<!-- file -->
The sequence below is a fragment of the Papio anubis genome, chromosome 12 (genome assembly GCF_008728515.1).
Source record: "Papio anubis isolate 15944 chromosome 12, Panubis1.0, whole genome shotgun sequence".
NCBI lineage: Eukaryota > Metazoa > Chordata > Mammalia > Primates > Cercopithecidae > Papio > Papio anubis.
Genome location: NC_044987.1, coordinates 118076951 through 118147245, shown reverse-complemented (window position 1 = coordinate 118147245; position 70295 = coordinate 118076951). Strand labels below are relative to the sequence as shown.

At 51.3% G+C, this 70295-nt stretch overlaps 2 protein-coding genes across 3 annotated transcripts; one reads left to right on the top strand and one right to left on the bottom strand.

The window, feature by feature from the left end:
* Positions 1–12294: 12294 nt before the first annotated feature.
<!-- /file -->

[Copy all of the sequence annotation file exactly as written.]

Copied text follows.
The sequence below is a fragment of the Papio anubis genome, chromosome 12 (genome assembly GCF_008728515.1).
Source record: "Papio anubis isolate 15944 chromosome 12, Panubis1.0, whole genome shotgun sequence".
NCBI lineage: Eukaryota > Metazoa > Chordata > Mammalia > Primates > Cercopithecidae > Papio > Papio anubis.
Genome location: NC_044987.1, coordinates 118076951 through 118147245, shown reverse-complemented (window position 1 = coordinate 118147245; position 70295 = coordinate 118076951). Strand labels below are relative to the sequence as shown.

At 51.3% G+C, this 70295-nt stretch overlaps 2 protein-coding genes across 3 annotated transcripts; one reads left to right on the top strand and one right to left on the bottom strand.

The window, feature by feature from the left end:
* Positions 1–12294: 12294 nt before the first annotated feature.